Table_1_Twenty Years Later: A Comprehensive Review of the X Chromosome Use in Forensic Genetics.DOCX (56.84 kB)
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Table_1_Twenty Years Later: A Comprehensive Review of the X Chromosome Use in Forensic Genetics.DOCX

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posted on 17.09.2020, 04:54 authored by Iva Gomes, Nádia Pinto, Sofia Antão-Sousa, Verónica Gomes, Leonor Gusmão, António Amorim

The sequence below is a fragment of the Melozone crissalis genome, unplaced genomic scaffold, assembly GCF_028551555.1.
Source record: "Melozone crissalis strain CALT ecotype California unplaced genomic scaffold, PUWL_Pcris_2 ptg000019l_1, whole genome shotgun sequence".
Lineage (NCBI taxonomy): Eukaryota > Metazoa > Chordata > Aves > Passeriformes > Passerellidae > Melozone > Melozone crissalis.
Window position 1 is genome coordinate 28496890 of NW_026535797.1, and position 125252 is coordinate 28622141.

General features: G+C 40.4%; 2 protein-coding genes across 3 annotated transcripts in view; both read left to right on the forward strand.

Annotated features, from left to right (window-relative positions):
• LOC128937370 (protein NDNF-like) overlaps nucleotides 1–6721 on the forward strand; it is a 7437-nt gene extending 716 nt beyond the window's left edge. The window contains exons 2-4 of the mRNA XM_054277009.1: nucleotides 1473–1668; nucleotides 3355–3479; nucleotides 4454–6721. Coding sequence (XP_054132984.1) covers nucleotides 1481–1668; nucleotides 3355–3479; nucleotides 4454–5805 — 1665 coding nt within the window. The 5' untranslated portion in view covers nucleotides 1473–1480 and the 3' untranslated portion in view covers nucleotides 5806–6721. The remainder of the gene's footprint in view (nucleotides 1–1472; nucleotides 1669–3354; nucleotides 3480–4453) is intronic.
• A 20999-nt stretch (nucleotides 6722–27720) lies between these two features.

The unique structure of the X chromosome shaped by evolution has led to the present gender-specific genetic differences, which are not shared by its counterpart, the Y chromosome, and neither by the autosomes. In males, recombination between the X and Y chromosomes is limited to the pseudoautosomal regions, PAR1 and PAR2; therefore, in males, the X chromosome is (almost) entirely transmitted to female offspring. On the other hand, the X chromosome is present in females with two copies that recombine along the whole chromosome during female meiosis and that is transmitted to both female and male descendants. These transmission characteristics, besides the obvious clinical impact (sex chromosome aneuploidies are extremely frequent), make the X chromosome an irreplaceable genetic tool for population genetic-based studies as well as for kinship and forensic investigations. In the early 2000s, the number of publications using X-chromosomal polymorphisms in forensic and population genetic applications increased steadily. However, nearly 20 years later, we observe a conspicuous decrease in the rate of these publications. In light of this observation, the main aim of this article is to provide a comprehensive review of the advances and applications of X-chromosomal markers in population and forensic genetics over the last two decades. The foremost relevant topics are addressed as: (i) developments concerning the number and types of markers available, with special emphasis on short tandem repeat (STR) polymorphisms (STR nomenclatures and practical concerns); (ii) overview of worldwide population (frequency) data; (iii) the use of X-chromosomal markers in (complex) kinship testing and the forensic statistical evaluation of evidence; (iv) segregation and mutation studies; and (v) current weaknesses and future prospects.

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